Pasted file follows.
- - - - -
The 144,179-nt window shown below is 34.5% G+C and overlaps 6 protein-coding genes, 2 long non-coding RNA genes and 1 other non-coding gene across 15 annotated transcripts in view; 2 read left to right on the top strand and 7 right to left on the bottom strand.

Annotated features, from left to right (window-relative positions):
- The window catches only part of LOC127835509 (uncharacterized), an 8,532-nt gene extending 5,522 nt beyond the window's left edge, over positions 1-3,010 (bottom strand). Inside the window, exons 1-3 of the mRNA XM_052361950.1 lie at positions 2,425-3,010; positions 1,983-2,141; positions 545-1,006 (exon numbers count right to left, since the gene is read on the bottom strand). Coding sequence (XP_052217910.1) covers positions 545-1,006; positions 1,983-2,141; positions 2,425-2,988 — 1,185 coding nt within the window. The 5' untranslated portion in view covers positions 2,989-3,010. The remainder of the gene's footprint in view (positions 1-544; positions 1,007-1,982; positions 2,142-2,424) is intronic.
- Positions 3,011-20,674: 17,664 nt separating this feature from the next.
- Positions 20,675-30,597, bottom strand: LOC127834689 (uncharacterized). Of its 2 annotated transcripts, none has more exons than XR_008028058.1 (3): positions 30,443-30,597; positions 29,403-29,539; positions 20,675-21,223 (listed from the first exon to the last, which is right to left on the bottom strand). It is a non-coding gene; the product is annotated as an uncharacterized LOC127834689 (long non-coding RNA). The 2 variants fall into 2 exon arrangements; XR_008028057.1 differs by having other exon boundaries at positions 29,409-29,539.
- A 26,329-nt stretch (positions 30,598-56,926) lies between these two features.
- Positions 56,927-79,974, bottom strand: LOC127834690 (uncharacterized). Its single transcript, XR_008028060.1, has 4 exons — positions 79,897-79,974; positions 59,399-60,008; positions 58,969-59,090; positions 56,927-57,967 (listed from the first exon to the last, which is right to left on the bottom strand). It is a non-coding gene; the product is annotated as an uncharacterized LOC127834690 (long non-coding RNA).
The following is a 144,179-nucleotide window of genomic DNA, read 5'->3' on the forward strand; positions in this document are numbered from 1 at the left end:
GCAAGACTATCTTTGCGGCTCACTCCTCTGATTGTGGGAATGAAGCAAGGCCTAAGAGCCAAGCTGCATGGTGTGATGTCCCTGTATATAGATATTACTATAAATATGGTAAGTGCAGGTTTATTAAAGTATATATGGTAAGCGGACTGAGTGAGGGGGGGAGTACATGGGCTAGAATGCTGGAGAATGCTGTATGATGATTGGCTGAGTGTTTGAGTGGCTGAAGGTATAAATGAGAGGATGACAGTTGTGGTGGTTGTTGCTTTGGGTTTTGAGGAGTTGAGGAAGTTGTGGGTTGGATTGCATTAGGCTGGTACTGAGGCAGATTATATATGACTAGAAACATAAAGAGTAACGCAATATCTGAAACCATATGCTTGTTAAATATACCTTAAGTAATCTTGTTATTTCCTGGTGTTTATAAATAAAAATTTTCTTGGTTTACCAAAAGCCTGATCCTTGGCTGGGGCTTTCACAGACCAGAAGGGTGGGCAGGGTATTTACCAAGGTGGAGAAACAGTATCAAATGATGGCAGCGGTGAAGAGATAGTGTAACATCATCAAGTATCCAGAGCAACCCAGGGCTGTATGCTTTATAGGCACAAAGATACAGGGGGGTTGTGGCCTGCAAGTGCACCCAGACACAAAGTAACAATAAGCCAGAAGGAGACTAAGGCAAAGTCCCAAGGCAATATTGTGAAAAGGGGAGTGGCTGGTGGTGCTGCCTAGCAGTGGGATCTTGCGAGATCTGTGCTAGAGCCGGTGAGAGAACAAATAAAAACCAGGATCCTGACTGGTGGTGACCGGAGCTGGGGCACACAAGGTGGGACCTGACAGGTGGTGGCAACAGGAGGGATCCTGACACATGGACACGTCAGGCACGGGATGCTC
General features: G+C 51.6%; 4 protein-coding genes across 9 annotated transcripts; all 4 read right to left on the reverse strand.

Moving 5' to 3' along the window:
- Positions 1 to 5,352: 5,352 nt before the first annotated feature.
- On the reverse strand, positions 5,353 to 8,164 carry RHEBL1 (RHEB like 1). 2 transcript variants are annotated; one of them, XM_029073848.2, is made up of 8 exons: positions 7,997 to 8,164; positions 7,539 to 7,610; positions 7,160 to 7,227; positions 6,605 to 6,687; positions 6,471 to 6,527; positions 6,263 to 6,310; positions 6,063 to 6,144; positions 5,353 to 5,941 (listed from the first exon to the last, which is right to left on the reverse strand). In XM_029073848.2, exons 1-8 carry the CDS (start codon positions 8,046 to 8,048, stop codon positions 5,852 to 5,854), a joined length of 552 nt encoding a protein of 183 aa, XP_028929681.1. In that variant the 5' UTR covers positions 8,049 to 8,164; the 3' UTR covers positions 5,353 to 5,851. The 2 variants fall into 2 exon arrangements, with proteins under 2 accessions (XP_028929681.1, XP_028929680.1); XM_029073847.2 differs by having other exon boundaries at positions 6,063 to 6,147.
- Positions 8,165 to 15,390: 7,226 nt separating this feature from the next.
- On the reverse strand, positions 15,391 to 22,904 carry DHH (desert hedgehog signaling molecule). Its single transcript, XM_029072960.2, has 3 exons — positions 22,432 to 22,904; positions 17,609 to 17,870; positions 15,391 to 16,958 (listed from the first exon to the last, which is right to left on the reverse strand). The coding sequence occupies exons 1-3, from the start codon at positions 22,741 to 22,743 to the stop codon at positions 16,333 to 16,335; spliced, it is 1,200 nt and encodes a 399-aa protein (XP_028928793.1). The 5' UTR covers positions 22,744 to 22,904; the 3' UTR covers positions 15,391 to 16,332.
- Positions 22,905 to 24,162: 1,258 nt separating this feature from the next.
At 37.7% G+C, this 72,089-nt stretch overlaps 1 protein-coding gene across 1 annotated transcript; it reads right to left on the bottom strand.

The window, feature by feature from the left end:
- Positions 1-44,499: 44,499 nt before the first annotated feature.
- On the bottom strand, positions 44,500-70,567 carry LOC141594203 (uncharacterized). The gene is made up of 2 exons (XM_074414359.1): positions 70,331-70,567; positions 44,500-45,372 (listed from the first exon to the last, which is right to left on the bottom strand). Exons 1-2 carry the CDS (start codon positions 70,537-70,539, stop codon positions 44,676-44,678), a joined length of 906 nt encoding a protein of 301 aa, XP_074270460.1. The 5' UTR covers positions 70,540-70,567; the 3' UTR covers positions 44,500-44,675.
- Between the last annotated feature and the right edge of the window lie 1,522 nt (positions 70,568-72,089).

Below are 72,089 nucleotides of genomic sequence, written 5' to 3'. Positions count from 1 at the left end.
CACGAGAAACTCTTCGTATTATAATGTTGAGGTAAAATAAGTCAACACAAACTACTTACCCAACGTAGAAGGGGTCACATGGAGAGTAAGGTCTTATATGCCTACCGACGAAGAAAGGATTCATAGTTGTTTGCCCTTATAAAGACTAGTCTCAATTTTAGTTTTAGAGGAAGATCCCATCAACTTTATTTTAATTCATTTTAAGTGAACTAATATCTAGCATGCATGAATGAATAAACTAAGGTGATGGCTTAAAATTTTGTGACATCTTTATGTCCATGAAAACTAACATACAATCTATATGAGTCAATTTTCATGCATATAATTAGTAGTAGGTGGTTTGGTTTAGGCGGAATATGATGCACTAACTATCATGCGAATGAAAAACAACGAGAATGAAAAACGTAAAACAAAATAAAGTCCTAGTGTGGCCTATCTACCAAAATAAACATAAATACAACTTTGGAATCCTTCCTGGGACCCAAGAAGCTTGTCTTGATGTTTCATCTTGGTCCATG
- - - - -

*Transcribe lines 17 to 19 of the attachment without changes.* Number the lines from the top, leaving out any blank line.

At 37.7% G+C, this 72,089-nt stretch overlaps 1 protein-coding gene across 1 annotated transcript; it reads right to left on the bottom strand.

The window, feature by feature from the left end:
- Positions 1-44,499: 44,499 nt before the first annotated feature.